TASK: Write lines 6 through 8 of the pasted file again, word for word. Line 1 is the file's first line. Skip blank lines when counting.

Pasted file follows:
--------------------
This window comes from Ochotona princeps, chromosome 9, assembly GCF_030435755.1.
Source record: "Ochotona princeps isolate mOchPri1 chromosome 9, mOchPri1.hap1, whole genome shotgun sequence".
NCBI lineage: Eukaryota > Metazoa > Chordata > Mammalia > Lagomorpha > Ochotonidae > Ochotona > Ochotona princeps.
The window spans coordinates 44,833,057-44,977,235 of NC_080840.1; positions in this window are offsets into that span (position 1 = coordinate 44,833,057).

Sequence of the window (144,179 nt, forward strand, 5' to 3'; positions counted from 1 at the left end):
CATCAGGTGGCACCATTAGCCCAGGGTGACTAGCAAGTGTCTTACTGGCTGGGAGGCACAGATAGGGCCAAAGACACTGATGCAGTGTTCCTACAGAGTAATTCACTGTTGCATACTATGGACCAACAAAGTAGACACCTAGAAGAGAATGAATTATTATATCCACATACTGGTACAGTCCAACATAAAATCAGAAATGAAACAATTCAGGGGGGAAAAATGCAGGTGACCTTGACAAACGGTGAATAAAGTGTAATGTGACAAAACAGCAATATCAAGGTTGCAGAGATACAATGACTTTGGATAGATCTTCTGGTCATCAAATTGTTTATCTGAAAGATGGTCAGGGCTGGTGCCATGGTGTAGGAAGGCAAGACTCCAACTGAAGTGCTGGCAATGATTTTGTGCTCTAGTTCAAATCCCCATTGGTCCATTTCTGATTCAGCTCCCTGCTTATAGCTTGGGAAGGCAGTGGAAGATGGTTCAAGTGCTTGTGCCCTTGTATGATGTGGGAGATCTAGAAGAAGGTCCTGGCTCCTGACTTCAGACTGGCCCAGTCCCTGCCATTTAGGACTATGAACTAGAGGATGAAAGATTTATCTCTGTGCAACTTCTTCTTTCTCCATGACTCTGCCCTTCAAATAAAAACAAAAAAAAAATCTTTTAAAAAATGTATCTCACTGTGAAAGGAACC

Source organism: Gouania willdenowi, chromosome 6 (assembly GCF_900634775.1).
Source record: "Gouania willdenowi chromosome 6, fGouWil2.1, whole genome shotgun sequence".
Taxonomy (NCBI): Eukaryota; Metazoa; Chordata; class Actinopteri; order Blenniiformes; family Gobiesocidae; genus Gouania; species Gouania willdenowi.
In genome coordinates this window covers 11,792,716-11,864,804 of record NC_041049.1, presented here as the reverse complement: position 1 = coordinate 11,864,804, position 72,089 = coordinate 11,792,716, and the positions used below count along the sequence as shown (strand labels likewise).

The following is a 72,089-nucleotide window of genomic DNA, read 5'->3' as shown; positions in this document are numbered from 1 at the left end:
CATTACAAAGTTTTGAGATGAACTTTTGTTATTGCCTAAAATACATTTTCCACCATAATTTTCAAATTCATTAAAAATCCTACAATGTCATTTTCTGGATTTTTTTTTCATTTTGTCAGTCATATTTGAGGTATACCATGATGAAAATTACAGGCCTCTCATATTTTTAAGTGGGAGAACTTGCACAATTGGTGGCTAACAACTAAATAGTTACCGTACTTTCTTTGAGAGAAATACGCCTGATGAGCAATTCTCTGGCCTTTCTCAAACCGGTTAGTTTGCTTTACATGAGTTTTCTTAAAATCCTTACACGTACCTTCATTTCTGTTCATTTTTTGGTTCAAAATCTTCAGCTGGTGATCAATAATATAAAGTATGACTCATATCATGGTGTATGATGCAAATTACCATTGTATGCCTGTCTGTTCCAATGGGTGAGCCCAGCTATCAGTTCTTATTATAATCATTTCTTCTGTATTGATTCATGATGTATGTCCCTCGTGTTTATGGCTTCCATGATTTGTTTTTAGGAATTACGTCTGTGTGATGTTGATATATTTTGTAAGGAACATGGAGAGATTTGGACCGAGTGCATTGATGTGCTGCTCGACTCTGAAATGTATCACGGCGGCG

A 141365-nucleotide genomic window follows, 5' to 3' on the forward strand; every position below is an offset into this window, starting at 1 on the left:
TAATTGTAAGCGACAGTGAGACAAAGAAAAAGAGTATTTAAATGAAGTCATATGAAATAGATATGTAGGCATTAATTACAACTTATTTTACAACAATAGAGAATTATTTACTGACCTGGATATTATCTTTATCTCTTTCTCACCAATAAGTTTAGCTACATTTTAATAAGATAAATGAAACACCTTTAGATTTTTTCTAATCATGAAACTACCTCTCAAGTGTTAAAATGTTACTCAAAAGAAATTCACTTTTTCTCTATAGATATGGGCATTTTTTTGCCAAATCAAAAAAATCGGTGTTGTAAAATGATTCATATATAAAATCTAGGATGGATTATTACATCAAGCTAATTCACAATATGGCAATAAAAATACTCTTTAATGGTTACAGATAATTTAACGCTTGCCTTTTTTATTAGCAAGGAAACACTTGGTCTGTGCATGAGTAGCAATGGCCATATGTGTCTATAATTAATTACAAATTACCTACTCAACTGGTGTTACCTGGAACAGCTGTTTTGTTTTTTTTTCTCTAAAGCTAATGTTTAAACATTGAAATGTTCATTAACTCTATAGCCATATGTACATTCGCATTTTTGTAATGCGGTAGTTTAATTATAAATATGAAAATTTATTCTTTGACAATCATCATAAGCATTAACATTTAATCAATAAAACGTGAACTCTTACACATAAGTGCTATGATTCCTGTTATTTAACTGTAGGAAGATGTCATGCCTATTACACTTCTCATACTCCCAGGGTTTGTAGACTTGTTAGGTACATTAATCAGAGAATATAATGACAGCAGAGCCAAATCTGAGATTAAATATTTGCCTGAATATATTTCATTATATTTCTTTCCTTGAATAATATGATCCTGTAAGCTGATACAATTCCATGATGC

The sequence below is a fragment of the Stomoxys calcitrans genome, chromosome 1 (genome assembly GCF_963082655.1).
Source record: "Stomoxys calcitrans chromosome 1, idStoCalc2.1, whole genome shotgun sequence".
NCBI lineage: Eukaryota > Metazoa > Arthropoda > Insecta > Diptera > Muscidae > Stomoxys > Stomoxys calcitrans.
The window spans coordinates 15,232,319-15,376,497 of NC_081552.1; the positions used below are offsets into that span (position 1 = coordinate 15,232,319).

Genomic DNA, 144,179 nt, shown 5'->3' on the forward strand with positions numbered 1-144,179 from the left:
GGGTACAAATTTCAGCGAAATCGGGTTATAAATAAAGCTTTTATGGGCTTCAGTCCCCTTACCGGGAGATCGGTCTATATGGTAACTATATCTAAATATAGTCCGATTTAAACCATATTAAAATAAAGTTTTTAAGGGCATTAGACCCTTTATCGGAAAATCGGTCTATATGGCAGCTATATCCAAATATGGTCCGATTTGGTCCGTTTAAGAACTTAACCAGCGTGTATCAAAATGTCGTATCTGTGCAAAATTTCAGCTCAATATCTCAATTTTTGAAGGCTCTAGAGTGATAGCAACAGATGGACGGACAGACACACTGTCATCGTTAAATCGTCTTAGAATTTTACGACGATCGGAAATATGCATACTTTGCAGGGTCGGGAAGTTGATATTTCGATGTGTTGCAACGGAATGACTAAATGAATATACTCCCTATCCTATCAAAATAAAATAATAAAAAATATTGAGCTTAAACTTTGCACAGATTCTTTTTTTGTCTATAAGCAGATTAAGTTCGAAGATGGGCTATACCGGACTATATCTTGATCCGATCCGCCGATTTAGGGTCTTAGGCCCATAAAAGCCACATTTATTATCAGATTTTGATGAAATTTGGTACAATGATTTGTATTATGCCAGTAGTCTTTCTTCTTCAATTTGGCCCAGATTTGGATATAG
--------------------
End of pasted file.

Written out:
CATCAGGTGGCACCATTAGCCCAGGGTGACTAGCAAGTGTCTTACTGGCTGGGAGGCACAGATAGGGCCAAAGACACTGATGCAGTGTTCCTACAGAGTAATTCACTGTTGCATACTATGGACCAACAAAGTAGACACCTAGAAGAGAATGAATTATTATATCCACATACTGGTACAGTCCAACATAAAATCAGAAATGAAACAATTCAGGGGGGAAAAATGCAGGTGACCTTGACAAACGGTGAATAAAGTGTAATGTGACAAAACAGCAATATCAAGGTTGCAGAGATACAATGACTTTGGATAGATCTTCTGGTCATCAAATTGTTTATCTGAAAGATGGTCAGGGCTGGTGCCATGGTGTAGGAAGGCAAGACTCCAACTGAAGTGCTGGCAATGATTTTGTGCTCTAGTTCAAATCCCCATTGGTCCATTTCTGATTCAGCTCCCTGCTTATAGCTTGGGAAGGCAGTGGAAGATGGTTCAAGTGCTTGTGCCCTTGTATGATGTGGGAGATCTAGAAGAAGGTCCTGGCTCCTGACTTCAGACTGGCCCAGTCCCTGCCATTTAGGACTATGAACTAGAGGATGAAAGATTTATCTCTGTGCAACTTCTTCTTTCTCCATGACTCTGCCCTTCAAATAAAAACAAAAAAAAAATCTTTTAAAAAATGTATCTCACTGTGAAAGGAACC

Source organism: Gouania willdenowi, chromosome 6 (assembly GCF_900634775.1).
Source record: "Gouania willdenowi chromosome 6, fGouWil2.1, whole genome shotgun sequence".